Rod Steiger

Rod Steiger

Rod Steiger Quick Links

News Pictures Film RSS

Shown from left: Rod Steiger (Best Actor, Estelle Parsons (Best Supporting Actress), George Kennedy, (Best Supporting Actor), George Cukor accepting for Katharine Hepburn (Best Actress) Academy Awards Oscars, 1968 Featuring: Shown from left: Rod Steiger (Best Actor, Estelle Parsons (Best Supporting Actress), George Kennedy, (Best Supporting Actor), George Cukor accepting for Katharine Hepburn (Best Actress) When: 10 Jan 2013

Shown, Rod Steiger, Best Actor, Estelle Parsons, Best Supporting Actress, George Kennedy, Best Supporting Actor, George Cukor, Katharine Hepburn and Best Actress

In The Heat Of The Night Review

Forty years on, In the Heat of the Night is still a movie with an importance that resonates. There aren't many movies that are turned into TV series twenty years after they premiere, after all: Carroll O'Connor (who else) stepped in to Rod Steiger's shoes for eight seasons as the moderately racist police chief Bill Gillespie, who gets an unexpected mess on his hands when a dead body shows up on his otherwise small town streets and, perhaps more troubling in his eyes, a black man (Sidney Poitier) arrives unannounced as well.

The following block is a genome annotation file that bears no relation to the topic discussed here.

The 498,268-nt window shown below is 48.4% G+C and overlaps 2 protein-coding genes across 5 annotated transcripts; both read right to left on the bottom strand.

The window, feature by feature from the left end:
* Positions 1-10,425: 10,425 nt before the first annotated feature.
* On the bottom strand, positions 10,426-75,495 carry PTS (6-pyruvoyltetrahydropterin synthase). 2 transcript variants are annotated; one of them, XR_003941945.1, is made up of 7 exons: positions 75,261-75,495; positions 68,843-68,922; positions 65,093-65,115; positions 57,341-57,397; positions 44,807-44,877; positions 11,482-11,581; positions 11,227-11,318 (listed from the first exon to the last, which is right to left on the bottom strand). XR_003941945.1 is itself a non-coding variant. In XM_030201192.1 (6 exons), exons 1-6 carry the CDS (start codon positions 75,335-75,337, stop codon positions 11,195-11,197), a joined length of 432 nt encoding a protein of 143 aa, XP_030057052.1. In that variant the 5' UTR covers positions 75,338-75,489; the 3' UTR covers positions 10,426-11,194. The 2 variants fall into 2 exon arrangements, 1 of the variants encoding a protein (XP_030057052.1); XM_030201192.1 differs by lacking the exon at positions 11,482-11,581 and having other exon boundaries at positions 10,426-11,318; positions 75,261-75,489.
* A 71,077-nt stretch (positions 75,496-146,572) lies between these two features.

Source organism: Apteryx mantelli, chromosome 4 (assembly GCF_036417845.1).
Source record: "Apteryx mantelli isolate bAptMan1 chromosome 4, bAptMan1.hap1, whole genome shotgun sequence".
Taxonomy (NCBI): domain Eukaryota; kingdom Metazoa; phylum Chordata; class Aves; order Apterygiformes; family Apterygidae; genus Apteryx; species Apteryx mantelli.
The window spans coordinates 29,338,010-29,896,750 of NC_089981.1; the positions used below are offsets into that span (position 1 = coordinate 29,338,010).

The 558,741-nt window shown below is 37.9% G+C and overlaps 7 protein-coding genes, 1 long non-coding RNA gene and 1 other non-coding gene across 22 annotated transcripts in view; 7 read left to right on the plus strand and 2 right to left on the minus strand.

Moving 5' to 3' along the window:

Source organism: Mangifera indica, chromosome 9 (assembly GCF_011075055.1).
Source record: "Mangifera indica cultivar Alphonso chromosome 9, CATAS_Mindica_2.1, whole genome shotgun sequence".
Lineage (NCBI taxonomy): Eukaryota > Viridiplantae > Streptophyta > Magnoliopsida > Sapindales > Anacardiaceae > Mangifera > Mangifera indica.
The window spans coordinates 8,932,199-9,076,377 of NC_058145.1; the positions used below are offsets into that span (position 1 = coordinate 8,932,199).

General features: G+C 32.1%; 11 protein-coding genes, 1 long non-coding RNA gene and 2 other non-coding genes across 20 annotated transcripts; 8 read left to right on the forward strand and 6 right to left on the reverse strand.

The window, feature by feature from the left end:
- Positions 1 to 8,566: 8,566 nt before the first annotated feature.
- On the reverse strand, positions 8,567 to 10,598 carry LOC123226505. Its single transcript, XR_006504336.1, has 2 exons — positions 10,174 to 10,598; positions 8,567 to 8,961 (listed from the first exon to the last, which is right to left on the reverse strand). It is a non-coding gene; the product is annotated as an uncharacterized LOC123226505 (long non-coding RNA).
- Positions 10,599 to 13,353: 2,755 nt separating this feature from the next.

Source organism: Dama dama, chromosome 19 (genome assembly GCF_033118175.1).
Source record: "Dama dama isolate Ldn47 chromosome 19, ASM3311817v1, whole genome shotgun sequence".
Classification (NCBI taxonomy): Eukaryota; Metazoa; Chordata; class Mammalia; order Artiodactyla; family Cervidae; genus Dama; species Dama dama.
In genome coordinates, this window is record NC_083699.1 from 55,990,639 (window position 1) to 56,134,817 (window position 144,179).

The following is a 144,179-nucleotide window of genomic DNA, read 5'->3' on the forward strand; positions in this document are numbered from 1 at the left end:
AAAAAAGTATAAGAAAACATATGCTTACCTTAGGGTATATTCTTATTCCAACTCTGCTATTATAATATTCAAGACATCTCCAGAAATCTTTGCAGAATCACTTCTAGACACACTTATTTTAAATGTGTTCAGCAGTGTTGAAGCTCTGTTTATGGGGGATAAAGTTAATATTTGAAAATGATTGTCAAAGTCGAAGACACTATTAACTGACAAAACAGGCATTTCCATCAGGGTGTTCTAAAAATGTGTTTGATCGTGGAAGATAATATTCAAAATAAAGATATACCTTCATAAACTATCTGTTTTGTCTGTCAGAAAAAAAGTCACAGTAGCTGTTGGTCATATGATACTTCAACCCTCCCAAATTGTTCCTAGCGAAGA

Of course it turns out that Poitier's Virgil Tibbs is also a police detective, and in one of cinema's least logical plot twists, he is asked by his supervisors back home to pitch in with the murder investigation. All sides are reluctant, at least until the crime is ultimately solved and everyone comes to understand a bit about the other side of the fence. (How that got Tibbs to stick around in redneck central for two sequels and eight years as a TV show is never really explained.)